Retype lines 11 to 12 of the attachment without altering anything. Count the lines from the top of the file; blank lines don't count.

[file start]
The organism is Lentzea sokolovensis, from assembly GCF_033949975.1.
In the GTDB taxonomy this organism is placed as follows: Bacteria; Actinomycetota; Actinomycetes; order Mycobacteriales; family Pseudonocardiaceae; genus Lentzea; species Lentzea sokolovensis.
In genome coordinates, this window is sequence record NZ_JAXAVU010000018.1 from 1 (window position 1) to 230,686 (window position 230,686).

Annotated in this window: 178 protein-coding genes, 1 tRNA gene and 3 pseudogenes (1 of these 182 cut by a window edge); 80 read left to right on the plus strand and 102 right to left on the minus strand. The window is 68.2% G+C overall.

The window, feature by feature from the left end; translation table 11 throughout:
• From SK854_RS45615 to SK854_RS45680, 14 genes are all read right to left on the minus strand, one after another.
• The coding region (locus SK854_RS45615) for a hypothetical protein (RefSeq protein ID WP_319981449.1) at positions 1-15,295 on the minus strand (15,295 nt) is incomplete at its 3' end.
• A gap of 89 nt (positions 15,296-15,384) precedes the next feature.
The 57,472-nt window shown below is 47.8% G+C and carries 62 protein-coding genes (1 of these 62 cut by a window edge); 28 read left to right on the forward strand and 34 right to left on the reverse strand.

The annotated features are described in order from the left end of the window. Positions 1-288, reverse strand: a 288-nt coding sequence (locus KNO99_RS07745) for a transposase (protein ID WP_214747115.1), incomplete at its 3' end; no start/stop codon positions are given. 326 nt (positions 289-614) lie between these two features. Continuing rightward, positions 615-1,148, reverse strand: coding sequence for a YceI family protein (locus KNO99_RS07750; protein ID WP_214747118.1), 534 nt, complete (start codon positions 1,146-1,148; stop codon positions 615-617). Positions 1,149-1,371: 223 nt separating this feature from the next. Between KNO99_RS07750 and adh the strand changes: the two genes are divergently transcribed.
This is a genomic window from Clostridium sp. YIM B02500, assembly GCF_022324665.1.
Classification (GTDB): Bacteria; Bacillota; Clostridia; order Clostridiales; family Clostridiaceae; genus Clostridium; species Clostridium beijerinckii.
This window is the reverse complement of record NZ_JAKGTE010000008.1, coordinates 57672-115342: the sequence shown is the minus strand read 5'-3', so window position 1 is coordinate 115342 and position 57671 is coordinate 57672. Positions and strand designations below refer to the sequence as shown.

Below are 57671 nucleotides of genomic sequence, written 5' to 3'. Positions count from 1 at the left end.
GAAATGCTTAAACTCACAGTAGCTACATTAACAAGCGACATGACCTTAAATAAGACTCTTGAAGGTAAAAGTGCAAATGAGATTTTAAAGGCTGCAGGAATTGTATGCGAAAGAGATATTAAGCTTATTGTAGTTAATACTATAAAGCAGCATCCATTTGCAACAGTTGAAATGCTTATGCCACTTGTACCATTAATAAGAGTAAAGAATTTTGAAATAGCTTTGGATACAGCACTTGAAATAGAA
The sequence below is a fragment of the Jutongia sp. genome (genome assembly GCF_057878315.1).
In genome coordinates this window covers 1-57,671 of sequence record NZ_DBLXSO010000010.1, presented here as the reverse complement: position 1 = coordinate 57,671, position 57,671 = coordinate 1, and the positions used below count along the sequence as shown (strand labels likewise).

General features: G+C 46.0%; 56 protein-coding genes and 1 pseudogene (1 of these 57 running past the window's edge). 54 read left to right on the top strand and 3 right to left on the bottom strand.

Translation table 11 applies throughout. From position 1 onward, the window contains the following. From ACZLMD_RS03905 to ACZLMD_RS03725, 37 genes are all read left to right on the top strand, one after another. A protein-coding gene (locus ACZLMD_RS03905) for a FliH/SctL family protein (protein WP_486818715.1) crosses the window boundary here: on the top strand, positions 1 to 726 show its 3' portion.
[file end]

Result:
This is a genomic window from Clostridium sp. YIM B02500, assembly GCF_022324665.1.
Classification (GTDB): Bacteria; Bacillota; Clostridia; order Clostridiales; family Clostridiaceae; genus Clostridium; species Clostridium beijerinckii.